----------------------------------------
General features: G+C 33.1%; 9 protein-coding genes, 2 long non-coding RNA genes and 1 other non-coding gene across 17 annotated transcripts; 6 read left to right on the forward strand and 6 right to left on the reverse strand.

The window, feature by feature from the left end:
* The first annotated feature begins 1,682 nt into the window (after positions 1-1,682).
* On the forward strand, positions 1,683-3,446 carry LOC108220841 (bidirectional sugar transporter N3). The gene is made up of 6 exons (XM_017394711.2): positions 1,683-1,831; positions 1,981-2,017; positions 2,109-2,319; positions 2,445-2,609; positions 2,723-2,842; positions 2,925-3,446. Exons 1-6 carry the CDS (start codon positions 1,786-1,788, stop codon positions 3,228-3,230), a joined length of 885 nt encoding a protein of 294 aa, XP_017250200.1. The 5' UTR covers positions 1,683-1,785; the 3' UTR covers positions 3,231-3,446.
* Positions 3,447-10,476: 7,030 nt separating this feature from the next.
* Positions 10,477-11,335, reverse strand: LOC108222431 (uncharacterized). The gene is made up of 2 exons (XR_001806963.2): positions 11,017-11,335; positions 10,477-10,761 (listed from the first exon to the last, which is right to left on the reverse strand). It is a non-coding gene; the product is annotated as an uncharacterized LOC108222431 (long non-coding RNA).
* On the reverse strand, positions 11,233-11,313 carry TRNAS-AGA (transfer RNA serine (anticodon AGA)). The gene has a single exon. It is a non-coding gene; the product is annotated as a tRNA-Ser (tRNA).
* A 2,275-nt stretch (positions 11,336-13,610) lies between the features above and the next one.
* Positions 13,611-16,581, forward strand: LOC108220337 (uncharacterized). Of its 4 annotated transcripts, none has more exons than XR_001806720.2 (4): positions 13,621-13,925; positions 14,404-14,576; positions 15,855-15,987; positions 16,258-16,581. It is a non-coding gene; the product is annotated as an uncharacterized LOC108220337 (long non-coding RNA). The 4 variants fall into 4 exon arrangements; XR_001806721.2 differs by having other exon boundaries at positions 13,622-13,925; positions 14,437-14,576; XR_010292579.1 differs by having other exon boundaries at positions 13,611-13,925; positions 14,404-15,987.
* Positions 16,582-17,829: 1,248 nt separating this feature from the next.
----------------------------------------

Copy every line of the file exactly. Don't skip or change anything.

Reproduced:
General features: G+C 33.1%; 9 protein-coding genes, 2 long non-coding RNA genes and 1 other non-coding gene across 17 annotated transcripts; 6 read left to right on the forward strand and 6 right to left on the reverse strand.

The window, feature by feature from the left end:
* The first annotated feature begins 1,682 nt into the window (after positions 1-1,682).
* On the forward strand, positions 1,683-3,446 carry LOC108220841 (bidirectional sugar transporter N3). The gene is made up of 6 exons (XM_017394711.2): positions 1,683-1,831; positions 1,981-2,017; positions 2,109-2,319; positions 2,445-2,609; positions 2,723-2,842; positions 2,925-3,446. Exons 1-6 carry the CDS (start codon positions 1,786-1,788, stop codon positions 3,228-3,230), a joined length of 885 nt encoding a protein of 294 aa, XP_017250200.1. The 5' UTR covers positions 1,683-1,785; the 3' UTR covers positions 3,231-3,446.
* Positions 3,447-10,476: 7,030 nt separating this feature from the next.
* Positions 10,477-11,335, reverse strand: LOC108222431 (uncharacterized). The gene is made up of 2 exons (XR_001806963.2): positions 11,017-11,335; positions 10,477-10,761 (listed from the first exon to the last, which is right to left on the reverse strand). It is a non-coding gene; the product is annotated as an uncharacterized LOC108222431 (long non-coding RNA).
* On the reverse strand, positions 11,233-11,313 carry TRNAS-AGA (transfer RNA serine (anticodon AGA)). The gene has a single exon. It is a non-coding gene; the product is annotated as a tRNA-Ser (tRNA).
* A 2,275-nt stretch (positions 11,336-13,610) lies between the features above and the next one.
* Positions 13,611-16,581, forward strand: LOC108220337 (uncharacterized). Of its 4 annotated transcripts, none has more exons than XR_001806720.2 (4): positions 13,621-13,925; positions 14,404-14,576; positions 15,855-15,987; positions 16,258-16,581. It is a non-coding gene; the product is annotated as an uncharacterized LOC108220337 (long non-coding RNA). The 4 variants fall into 4 exon arrangements; XR_001806721.2 differs by having other exon boundaries at positions 13,622-13,925; positions 14,437-14,576; XR_010292579.1 differs by having other exon boundaries at positions 13,611-13,925; positions 14,404-15,987.
* Positions 16,582-17,829: 1,248 nt separating this feature from the next.